- BMI – Do you have a BMI of 25 or above? You can work out your BMI using the NHS BMI calculator
BMI and waist circumference
The Body Mass Index (BMI) gives a fairly reliable indicator of your obesity status.
However, it is possible to be thin and still have too much visceral fat.
Dr Lee pointed out: “The BMI scale can also be misinterpreted simply because muscle is heavy. In one 2012 study, only 39 percent of those classified as ‘overweight’ by their BMI, actually had an excess of body fat.
“A more accurate way to determine your levels of visceral fat is by your waist circumference. “If both your BMI and waist circumference are elevated, you are likely to have too much visceral fat.
“An increased waist circumference has long been known to increase your risk of type-2 diabetes and heart disease.”
To measure your BMI – measure your height and weight and enter these details into the NHS BMI calculator.
In adults, BMI results mean the following:
- 18.5 to 24.9 means a healthy weight
- 25 to 29.9 means overweight
- 30 to 39.9 means obese
- 40 or above means severe obesity
You can check your visceral fat by measuring your waist with measuring tape.
Dr Lee explained: “To measure your waist – feel for the bottom of your ribs and the top of your hips, and place a measuring tape around the midpoint, which is likely to be just around your belly button.
“Pull the tape tight, but not so it digs in. Breathe out naturally and take the measurement and do it two or three times to make sure it’s correct.”
In men, a waist circumference below:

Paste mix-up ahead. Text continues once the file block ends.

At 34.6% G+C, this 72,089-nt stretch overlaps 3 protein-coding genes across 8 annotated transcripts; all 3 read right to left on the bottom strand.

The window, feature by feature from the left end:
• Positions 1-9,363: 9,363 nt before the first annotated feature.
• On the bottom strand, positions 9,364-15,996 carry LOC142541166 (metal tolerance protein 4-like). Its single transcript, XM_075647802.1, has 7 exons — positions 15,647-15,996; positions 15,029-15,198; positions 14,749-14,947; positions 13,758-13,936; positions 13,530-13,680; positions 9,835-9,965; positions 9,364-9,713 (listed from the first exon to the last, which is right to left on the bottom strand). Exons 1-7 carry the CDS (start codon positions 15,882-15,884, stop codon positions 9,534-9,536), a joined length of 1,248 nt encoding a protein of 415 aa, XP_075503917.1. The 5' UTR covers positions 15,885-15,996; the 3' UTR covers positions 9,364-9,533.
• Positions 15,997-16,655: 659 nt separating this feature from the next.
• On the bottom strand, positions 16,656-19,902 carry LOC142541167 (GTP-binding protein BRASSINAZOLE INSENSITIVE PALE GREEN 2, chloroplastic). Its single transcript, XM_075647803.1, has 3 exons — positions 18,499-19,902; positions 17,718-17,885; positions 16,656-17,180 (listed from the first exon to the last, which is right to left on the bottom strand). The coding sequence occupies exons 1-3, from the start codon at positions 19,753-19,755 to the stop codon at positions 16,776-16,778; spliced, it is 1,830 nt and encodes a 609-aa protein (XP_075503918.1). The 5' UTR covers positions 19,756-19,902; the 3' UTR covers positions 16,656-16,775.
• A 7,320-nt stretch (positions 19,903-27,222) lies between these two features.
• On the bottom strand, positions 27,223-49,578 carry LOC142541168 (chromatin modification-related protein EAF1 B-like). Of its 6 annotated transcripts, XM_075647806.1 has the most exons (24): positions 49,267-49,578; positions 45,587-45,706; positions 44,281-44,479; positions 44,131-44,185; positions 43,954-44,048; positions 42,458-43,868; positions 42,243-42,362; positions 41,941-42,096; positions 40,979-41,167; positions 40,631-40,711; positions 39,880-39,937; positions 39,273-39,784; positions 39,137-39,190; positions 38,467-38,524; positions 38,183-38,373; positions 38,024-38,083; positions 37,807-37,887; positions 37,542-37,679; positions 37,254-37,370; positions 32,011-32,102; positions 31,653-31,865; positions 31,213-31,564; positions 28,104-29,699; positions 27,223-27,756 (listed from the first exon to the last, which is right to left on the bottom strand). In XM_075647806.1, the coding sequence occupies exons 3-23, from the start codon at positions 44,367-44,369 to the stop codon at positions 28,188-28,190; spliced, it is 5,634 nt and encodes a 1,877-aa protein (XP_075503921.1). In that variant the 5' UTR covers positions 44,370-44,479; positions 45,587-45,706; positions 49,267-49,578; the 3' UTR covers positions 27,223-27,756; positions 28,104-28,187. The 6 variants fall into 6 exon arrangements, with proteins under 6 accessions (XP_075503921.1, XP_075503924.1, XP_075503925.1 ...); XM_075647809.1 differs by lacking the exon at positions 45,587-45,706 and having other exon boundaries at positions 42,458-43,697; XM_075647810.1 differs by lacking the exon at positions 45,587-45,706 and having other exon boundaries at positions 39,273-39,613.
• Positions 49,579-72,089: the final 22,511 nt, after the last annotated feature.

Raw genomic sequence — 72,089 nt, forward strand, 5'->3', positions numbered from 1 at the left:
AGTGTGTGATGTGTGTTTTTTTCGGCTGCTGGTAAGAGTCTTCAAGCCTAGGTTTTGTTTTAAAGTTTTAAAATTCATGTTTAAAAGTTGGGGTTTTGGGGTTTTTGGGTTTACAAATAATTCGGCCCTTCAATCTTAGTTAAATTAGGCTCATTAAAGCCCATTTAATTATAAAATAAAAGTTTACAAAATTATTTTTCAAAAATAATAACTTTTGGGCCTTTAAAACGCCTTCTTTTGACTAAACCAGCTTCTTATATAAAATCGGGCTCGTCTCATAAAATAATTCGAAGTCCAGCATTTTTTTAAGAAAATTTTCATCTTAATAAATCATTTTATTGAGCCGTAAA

- 94cm (37in) is ‘low risk’
- 94–102cm (37-40in) is ‘high risk’
- more than 102cm (40in) is ‘very high’
In women, a waist circumference below:
- below 80cm (31.5in) is low risk
- 80–88cm (31.5-34.6in) is high risk
- more than 88cm (34.6in) is very high
This applies to people of white European, black African, Middle Eastern and mixed origin.
In men of African Caribbean, South Asian, Chinese and Japanese origin, a waist circumference below 90cm (35.4in) is low risk, more than that is ‘very high risk’ (there isn’t a ‘high risk’ category).
In women from these groups below 80cm (31.5in) is low risk and anything above is very high risk.
The waist-hip ratio
Being apple-shaped poses more of a risk to health than being pear-shaped, and this means the ratio of your waist circumference to your hip circumference is important – the waist-hip ratio.
Dr Lee said: “To work out your waist-hip ratio, divide your waist measurement by your hip measurement.
“High risk is said to be a waist-hip ratio above 0.90 for males and above 0.85 for females.”
Callipers are specially designed instruments that measure a pinch of skin, and they are calibrated so you then use a table to see your percentage of body fat.
Dr Lee said: “Some gyms and personal trainers offer these.
“They vary in accuracy, but it does mean you can measure your fat levels at different sites in the body.”